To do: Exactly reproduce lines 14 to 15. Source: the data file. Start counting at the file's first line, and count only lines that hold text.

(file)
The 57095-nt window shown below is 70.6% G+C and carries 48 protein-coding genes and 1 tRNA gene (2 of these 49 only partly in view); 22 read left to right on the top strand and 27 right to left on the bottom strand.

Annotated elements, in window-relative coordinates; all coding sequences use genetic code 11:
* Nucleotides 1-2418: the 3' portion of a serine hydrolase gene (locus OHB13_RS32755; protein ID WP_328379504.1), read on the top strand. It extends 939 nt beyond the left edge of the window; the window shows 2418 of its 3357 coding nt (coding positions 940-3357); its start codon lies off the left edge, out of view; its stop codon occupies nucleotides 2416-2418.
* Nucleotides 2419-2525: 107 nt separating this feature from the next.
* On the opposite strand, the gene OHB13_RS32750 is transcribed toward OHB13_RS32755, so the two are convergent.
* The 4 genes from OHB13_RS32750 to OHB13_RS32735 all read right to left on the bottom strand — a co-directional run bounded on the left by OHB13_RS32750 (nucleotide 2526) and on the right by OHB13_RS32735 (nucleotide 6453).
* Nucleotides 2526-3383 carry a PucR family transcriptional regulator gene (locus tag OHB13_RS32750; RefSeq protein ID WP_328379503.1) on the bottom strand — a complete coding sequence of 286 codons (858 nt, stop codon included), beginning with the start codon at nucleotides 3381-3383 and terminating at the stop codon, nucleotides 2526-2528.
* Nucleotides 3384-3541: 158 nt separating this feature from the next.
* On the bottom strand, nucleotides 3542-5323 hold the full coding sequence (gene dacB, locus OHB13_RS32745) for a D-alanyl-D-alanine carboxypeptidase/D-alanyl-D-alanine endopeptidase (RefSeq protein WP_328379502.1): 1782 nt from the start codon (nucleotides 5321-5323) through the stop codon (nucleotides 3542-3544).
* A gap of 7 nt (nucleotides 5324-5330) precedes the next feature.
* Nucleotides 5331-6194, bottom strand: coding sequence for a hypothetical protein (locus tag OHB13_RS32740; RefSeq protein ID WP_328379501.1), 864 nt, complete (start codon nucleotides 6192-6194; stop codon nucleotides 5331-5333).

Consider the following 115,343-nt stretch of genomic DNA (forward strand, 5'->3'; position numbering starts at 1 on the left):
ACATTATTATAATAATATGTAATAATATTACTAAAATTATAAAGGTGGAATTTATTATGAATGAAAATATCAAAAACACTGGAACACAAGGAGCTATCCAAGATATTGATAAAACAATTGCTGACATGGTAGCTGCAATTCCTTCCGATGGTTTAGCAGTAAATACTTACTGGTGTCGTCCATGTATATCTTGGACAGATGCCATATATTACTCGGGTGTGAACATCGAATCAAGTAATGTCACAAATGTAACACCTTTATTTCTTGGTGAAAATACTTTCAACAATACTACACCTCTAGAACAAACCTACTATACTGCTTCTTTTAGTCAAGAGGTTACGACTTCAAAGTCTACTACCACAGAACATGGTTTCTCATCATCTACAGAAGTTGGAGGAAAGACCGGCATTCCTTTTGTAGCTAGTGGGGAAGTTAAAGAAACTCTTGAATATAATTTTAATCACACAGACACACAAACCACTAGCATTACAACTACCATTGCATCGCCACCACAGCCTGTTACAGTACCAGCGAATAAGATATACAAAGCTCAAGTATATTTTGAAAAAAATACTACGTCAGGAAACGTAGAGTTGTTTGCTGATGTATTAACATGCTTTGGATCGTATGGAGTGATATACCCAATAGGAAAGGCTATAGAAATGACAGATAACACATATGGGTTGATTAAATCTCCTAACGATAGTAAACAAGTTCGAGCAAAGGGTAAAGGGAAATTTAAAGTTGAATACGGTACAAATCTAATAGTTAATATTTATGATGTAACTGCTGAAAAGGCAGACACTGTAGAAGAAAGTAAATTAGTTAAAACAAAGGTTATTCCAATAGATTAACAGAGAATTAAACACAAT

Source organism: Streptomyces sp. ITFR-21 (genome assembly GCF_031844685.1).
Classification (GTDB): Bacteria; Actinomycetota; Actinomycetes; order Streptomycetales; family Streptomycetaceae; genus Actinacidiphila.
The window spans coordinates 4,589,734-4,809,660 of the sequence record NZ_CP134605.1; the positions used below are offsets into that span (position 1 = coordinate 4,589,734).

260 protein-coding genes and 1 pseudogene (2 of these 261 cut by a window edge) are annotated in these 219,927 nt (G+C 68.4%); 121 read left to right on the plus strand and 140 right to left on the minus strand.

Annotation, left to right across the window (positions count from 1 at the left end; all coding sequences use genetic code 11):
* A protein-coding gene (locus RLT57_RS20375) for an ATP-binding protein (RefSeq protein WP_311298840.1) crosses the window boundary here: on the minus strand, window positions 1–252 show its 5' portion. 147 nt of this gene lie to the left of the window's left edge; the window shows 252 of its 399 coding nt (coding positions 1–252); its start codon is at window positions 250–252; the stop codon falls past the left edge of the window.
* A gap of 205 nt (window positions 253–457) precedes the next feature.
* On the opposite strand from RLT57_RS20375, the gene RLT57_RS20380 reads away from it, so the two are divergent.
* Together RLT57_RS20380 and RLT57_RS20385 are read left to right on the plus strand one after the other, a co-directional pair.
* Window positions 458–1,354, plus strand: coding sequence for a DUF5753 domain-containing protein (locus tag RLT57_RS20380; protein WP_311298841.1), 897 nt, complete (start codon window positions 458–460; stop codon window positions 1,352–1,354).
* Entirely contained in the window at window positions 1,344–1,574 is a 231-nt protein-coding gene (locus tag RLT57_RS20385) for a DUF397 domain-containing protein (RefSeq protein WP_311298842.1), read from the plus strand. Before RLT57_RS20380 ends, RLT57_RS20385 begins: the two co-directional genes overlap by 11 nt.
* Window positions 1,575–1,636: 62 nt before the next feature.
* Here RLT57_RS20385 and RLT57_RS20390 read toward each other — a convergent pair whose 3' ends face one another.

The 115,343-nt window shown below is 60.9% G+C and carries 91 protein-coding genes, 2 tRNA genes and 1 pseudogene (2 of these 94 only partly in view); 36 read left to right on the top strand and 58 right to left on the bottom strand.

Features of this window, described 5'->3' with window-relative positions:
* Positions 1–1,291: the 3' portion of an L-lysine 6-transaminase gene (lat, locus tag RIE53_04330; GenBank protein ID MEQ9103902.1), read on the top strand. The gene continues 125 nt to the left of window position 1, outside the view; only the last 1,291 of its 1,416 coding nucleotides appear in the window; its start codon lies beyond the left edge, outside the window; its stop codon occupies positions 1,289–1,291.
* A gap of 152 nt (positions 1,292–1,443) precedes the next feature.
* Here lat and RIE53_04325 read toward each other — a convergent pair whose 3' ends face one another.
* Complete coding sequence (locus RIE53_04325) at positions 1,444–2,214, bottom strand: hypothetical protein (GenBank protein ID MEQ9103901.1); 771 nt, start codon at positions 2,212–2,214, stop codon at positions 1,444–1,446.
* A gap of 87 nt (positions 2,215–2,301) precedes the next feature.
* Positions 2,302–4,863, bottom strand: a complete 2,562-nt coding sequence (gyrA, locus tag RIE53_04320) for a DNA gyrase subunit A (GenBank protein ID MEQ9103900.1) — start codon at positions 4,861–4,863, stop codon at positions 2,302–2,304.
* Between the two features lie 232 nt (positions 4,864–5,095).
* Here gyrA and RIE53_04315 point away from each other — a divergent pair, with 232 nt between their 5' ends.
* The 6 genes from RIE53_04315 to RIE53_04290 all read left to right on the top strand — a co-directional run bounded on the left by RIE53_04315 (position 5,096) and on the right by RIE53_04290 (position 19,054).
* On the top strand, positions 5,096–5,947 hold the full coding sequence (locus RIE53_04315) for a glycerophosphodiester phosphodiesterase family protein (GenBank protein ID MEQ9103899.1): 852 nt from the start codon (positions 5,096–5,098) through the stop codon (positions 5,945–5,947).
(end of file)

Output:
Source organism: Streptomyces sp. ITFR-21 (genome assembly GCF_031844685.1).
Classification (GTDB): Bacteria; Actinomycetota; Actinomycetes; order Streptomycetales; family Streptomycetaceae; genus Actinacidiphila.